The WTPO is a function of the wind speed. The randomness of wind speed determines the WTPO. The relationship between the WTPO and the wind speed is nonlinear due to the combined effects of aero-turbine and generator characteristics [21]. However, the assumption of the linear characteristic of the WTPO with the wind speed simplifies the calculations without roughly errors. Ignoring the differences between WT types, the commonly used linear relationship between the WTPO and the wind speed can be calculated using the following expression [22]:

where Pr, vci, vr and vco are the rated power output, the cutin wind speed, the rated wind speed, and the cut-out wind speed of the WT, respectively; k1=Pr/(vr−vci); k2=−k1vci.

# 3. Wind Farm Reliability Model

## 3.1 Wind farm element reliability model: Connection lines and wind turbines

Generally, four main parts: WTs, package transformers, collection lines, substations constitute the wind farm. In present techniques, the impact of connection line reliability to wind farms has not been considered in wind farms reliability modeling. The lines, which are long with high failure rates and are used for collecting and delivering energy, have a great impact on the wind farm. A series of large scale accidents of wind farms disconnected with the power grid occurred in China since 2011 just due to the breakdown of cable [4].

## 3.2 The reliability model of the connection line

The model of cable is investigated in this section as an example, but the model is also applicable to common connection lines like overhead line. Electric power network topology in the wind farm comprises 3 general forms: chain, ring and star [23]. Two-state model is applied to each cable, representing the operation (up) and outage (down) state. The Markov chain of cable is illustrated in Fig. 4, where λcable, μcable are failure rate and repair rate.

**Fig. 4.**Markov chain model of the cable

The probability calculated from the Markov chain above is as follows:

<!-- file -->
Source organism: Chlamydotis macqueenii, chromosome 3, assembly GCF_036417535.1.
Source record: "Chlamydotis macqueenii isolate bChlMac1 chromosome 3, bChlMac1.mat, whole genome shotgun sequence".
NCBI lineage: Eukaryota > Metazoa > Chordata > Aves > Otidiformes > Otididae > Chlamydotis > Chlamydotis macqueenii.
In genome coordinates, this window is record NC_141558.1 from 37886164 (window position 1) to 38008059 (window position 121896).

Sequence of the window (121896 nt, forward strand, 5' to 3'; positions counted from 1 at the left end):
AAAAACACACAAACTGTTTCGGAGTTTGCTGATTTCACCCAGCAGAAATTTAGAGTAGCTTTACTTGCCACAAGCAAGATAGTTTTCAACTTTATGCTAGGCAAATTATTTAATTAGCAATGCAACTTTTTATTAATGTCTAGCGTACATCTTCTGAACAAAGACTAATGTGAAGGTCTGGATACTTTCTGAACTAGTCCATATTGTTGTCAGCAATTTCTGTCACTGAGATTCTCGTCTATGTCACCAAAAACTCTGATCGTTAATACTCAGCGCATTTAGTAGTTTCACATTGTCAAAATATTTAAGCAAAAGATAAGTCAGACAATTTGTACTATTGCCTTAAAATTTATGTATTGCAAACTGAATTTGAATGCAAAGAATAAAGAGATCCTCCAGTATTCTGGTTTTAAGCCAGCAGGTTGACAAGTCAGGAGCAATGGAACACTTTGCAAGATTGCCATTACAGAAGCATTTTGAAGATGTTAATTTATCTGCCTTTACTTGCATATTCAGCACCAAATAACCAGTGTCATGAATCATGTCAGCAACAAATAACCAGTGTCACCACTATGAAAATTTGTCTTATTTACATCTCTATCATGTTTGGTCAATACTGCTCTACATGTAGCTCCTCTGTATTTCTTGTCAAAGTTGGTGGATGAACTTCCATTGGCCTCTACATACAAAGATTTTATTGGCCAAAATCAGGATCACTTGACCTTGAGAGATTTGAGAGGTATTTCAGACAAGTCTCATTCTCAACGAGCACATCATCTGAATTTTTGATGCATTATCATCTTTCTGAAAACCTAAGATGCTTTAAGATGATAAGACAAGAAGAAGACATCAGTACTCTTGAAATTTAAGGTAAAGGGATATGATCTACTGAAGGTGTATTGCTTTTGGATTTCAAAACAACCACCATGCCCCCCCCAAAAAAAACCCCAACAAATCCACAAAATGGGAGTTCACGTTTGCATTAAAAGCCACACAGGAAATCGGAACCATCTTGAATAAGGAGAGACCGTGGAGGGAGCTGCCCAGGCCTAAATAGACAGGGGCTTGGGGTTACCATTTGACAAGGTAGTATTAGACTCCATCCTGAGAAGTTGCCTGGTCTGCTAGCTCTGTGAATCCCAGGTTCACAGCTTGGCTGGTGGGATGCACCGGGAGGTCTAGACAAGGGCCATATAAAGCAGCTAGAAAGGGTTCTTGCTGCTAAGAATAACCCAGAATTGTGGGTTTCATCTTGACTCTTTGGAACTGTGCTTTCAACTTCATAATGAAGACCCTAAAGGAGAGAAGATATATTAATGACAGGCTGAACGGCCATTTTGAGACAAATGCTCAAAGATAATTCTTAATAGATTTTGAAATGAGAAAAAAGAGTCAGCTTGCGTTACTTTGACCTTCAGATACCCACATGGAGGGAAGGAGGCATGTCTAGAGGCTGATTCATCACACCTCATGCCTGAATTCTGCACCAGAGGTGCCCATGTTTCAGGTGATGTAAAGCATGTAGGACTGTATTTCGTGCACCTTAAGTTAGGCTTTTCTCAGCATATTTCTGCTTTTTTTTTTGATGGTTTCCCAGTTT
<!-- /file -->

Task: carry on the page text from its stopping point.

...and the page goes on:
Only long-term state probabilities are of interest, the normal and failure state probabilities of each component are expressed as follows:

## 3.3 The Reliability of the Wind Turbine

Operation of the WT is affected by the connecting cable. Some outage of the WTs is due to the cable failure and the equivalent outage of WTs increase. The model of the WTs is illustrated below.

**Fig. 5.**Markov chain model of the WT

The common cause outage indicates the WT outage due to the cable failures. The WT outage caused by the failure itself is alone to be separated from the common cause outage. The probability of WT being available can be calculated below:

Where is the equivalent availability of the ith WT considering the common cause outage, PWTi is the availability of the ith WT, Fi is a failure set which makes the ith WT unavailable due to the common cause of cable, f represents a failure that belongs to Fi.

Fig. 6 below shows 10 WTs connected to the bus in chain form.

**Fig. 6.**Chain form of the WTs

The equivalent availability of each turbine is demonstrated below in Fig. 7.

**Fig. 7.**Equivalent availability of the WTs

As it is seen in the figure above, the equivalent availability decreases with the number of cables used to connect into the grid increases.

# 4. Wind Farm Multi-State Probabilistic Model Based On K-Means Clustering

## 4.1 Wind farm power output

The MCS is proposed to mimic the WFPO. The step of the calculation is as follows:

1) Input the location coordinates of each WT. 2) Generate the wind speed and wind direction. 3) Obtain the state of WTs and cables according to MCS. 4) Calculate the equivalent wind speed at each location of WT, especially the WT in the state of outage does not impact the WTs downstream. 5) Calculate all the WTPO according to the equivalent wind speed. 6) Calculate the WFPO. 7) Determine whether it is the end of the simulation time. If it is, end the simulation and generate the output. If not, return to step 2).

## 4.2 Multi-State probabilistic model based on clustering

In order to apply time series WFPO simulated hourly to power system reliability evaluation, the multi-state probabilistic model is obtained through clustering the WFPO data.

Clustering is a process of partitioning or grouping a set of data objects into a number of clusters such that similar patterns are assigned to one cluster [24]. K-means clustering is one of the simplest unsupervised learning algorithms that solve the well-known clustering problem. In this paper, K-means clustering will be used to partition a time series of WFPO into K different clusters and the wind farm will be equivalent to a K-state conventional unit.